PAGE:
Grand Rapids, Mich., schools ban backpacks after 4th confiscated gun

Students will no longer be allowed to carry book bags in Grand Rapids, Mich., following the fourth gun confiscation of the current school year. File Photo by Billie Jean Shaw/UPI
Students will no longer be allowed to carry book bags in Grand Rapids, Mich., following the fourth gun confiscation of the current school year. File Photo by Billie Jean Shaw/UPI

May 11 (UPI) -- Public school district officials in Grand Rapids, Mich., say they have banned students from wearing backpacks following the fourth confiscation of a firearm so far this school year.

District officials made what they called a "difficult decision" on Wednesday after a loaded handgun was discovered in the backpack of a third-grade student. Three of the four incidents involved weapons hidden in backpacks.


"This is not a decision we've taken lightly and we know this poses a significant inconvenience for our families," Grand Rapids Public Schools Superintendent Leadriane Roby said in a statement.

"I am more than frustrated that a decision like this is necessary, but we must put safety first and that's what this decision is about," she said. "This is just one step in an ongoing conversation about how we can best protect our children in our rapidly-changing world."


Roby said the backpack ban is to remain in effect through the end of the school year, adding that school safety protocols and supporting technology are being "enhanced."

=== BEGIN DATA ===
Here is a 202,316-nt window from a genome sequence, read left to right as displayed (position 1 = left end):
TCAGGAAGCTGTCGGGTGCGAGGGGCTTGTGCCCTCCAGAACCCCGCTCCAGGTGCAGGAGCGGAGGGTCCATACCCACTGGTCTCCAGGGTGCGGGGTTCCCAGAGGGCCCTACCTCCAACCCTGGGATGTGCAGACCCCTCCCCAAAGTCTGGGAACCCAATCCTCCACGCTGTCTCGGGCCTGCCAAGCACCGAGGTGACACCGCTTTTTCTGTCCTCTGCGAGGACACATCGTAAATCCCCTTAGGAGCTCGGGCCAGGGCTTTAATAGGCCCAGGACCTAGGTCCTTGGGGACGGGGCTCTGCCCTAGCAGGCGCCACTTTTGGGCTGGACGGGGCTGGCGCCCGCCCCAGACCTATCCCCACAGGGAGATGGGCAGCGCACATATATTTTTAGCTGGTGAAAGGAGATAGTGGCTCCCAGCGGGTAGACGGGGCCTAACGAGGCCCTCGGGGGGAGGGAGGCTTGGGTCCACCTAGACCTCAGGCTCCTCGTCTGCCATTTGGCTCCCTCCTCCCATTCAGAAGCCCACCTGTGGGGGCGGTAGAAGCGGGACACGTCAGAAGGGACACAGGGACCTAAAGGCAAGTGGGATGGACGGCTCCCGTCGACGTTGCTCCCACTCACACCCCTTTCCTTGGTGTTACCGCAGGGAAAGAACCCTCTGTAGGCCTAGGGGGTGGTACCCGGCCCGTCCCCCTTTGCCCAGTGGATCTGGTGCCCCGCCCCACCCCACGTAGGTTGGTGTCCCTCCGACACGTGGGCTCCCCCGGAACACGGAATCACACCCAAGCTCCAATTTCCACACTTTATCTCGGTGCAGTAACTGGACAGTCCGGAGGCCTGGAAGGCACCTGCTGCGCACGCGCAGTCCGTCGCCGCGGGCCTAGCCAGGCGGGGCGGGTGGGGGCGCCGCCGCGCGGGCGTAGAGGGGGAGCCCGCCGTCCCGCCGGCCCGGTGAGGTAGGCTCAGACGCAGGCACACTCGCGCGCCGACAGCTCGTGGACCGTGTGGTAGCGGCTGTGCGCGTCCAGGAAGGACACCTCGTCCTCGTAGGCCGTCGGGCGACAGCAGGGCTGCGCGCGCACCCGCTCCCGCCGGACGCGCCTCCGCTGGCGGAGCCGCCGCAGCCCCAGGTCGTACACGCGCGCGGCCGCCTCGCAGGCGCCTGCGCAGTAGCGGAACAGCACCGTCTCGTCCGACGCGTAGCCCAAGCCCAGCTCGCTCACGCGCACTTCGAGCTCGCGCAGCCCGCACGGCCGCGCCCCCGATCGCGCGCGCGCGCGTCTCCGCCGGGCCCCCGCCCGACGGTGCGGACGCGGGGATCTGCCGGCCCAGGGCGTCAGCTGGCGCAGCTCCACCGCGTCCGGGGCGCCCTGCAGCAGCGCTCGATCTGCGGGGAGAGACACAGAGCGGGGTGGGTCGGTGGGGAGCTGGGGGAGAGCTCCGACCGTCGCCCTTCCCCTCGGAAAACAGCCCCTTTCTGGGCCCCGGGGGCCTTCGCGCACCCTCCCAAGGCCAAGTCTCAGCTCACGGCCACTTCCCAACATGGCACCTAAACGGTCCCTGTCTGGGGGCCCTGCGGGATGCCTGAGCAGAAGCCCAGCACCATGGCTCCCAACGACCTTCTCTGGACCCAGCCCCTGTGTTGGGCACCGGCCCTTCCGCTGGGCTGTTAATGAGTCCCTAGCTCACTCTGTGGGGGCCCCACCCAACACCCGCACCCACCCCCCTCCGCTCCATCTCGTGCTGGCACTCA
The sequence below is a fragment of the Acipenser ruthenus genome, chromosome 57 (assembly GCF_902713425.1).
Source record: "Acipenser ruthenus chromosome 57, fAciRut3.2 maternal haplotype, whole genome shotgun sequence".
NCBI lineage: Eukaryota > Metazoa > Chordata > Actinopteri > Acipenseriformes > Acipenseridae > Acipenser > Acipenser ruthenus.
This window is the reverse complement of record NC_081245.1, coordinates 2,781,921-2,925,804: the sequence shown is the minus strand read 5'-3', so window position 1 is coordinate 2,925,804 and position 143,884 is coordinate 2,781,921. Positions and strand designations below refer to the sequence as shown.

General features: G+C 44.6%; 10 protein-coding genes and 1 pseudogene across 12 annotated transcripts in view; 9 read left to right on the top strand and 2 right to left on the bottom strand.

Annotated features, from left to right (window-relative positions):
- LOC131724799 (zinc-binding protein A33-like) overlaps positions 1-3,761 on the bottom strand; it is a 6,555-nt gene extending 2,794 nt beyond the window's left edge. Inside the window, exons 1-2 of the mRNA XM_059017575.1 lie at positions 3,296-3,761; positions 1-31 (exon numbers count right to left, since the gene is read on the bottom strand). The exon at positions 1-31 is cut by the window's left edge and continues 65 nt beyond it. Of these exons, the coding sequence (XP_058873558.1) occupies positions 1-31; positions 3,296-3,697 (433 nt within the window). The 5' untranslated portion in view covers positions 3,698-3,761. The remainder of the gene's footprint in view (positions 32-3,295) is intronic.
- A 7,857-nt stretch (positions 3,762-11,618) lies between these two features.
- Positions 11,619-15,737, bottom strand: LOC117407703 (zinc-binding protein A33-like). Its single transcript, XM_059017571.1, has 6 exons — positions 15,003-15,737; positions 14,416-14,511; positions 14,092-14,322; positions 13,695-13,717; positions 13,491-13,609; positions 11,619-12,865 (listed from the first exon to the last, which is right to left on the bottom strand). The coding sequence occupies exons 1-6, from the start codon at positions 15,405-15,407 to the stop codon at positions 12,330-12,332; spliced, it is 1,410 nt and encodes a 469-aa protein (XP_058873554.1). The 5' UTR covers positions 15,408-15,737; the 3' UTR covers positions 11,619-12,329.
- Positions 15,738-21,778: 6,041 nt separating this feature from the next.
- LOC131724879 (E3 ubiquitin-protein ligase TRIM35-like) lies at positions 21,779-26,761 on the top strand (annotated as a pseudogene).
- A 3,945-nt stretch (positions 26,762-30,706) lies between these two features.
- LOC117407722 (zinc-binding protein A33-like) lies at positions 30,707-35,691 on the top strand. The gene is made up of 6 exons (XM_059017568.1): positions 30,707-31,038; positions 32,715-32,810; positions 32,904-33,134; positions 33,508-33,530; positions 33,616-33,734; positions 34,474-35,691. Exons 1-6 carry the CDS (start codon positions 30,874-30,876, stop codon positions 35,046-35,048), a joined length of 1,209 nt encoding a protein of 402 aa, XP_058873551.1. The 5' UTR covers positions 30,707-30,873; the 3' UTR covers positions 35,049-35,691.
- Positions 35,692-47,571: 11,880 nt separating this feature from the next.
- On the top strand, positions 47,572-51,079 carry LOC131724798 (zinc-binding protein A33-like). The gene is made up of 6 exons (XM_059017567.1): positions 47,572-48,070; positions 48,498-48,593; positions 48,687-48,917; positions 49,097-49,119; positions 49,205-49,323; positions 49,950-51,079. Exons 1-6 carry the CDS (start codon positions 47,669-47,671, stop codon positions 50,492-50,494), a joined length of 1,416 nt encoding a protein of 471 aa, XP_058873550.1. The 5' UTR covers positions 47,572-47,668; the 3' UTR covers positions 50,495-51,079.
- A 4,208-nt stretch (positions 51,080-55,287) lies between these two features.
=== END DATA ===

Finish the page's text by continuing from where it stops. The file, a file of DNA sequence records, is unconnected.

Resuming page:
Larry Johnson, the district's executive director of public safety and school security, told reporters the gun was discovered at Stocking Elementary School when an 8-year-old student dropped their backpack and a fellow student realized it was heavier than it should have been.

Wednesday's incident followed the previous gun discovery by just a week, he noted, calling the proliferation of firearms "a crisis in our community, a crisis in our country, and we want folks to know what's happened in Grand Rapids right now."

The situation, he said, "is not acceptable, and we plead to our parents, our grandparents, and to those who are caretakers to the young people in our community to begin to search their kids' bookbags and check their rooms."

The only reason a tragedy was avoided was because a child informed "a trusted adult" about the gun they saw, added Grand Rapids Police Chief Eric Winstrom.

"We need adults in this city to be just as good as the 7- and 8-year-olds who made the decision to do the right thing," he said.


Police and public officials can "only do so much," asserted Grand Rapids Mayor Rosalynn Bliss, who also urged adults to better monitor their weapons.

"Every single parent needs to step up and be part of the solution," she said.

The Grand Rapids incident echoes a case from January in which a 6-year-old student in Newport News, Va., brought a gun to school and shot a teacher inside a classroom.

Teacher Abby Zwerner, 25, was critically wounded in front of a class of 20 students after she was hit by a single shot fired from a 9mm Taurus handgun fired by the student, who is considered among the youngest school shooting perpetrators dating back to 1970.

Since the Valentine's Day 2018 mass shooting at Parkland, Fla., High School, there have been more than 900 shootings in K-12 school settings, according to data compiled by the K-12 School Shooting Database at the University of Central Florida.

Of those, 32 were indiscriminate attacks apparently driven by the intent to kill as many people as possible, including mass casualty events at Robb Elementary School in Uvalde, Texas, in May 2022 and at Oxford High School, in Oxford, Mich., in November 2021.


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